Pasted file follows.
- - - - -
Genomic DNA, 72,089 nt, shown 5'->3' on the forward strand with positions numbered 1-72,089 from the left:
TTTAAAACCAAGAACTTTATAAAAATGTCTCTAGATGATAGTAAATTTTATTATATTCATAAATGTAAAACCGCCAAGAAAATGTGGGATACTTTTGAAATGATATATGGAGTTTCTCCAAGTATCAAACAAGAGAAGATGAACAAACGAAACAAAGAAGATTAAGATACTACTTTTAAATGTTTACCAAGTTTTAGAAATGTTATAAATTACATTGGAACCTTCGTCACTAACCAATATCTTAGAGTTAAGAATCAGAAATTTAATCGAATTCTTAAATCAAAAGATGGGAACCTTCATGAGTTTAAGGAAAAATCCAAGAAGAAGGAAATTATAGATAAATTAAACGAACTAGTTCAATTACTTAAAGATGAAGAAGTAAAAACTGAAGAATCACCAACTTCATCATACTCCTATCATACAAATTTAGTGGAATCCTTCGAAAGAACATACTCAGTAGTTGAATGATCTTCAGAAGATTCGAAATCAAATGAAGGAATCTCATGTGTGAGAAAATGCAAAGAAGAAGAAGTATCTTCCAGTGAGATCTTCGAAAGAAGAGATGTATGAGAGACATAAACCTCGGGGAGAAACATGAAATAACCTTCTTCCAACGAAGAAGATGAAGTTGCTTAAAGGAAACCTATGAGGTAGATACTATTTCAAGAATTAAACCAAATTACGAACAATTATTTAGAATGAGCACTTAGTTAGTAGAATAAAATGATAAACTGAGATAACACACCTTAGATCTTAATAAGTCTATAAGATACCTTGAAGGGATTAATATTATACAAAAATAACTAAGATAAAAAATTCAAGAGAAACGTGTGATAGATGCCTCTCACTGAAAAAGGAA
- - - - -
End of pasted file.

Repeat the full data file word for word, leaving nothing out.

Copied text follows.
Genomic DNA, 72,089 nt, shown 5'->3' on the forward strand with positions numbered 1-72,089 from the left:
TTTAAAACCAAGAACTTTATAAAAATGTCTCTAGATGATAGTAAATTTTATTATATTCATAAATGTAAAACCGCCAAGAAAATGTGGGATACTTTTGAAATGATATATGGAGTTTCTCCAAGTATCAAACAAGAGAAGATGAACAAACGAAACAAAGAAGATTAAGATACTACTTTTAAATGTTTACCAAGTTTTAGAAATGTTATAAATTACATTGGAACCTTCGTCACTAACCAATATCTTAGAGTTAAGAATCAGAAATTTAATCGAATTCTTAAATCAAAAGATGGGAACCTTCATGAGTTTAAGGAAAAATCCAAGAAGAAGGAAATTATAGATAAATTAAACGAACTAGTTCAATTACTTAAAGATGAAGAAGTAAAAACTGAAGAATCACCAACTTCATCATACTCCTATCATACAAATTTAGTGGAATCCTTCGAAAGAACATACTCAGTAGTTGAATGATCTTCAGAAGATTCGAAATCAAATGAAGGAATCTCATGTGTGAGAAAATGCAAAGAAGAAGAAGTATCTTCCAGTGAGATCTTCGAAAGAAGAGATGTATGAGAGACATAAACCTCGGGGAGAAACATGAAATAACCTTCTTCCAACGAAGAAGATGAAGTTGCTTAAAGGAAACCTATGAGGTAGATACTATTTCAAGAATTAAACCAAATTACGAACAATTATTTAGAATGAGCACTTAGTTAGTAGAATAAAATGATAAACTGAGATAACACACCTTAGATCTTAATAAGTCTATAAGATACCTTGAAGGGATTAATATTATACAAAAATAACTAAGATAAAAAATTCAAGAGAAACGTGTGATAGATGCCTCTCACTGAAAAAGGAA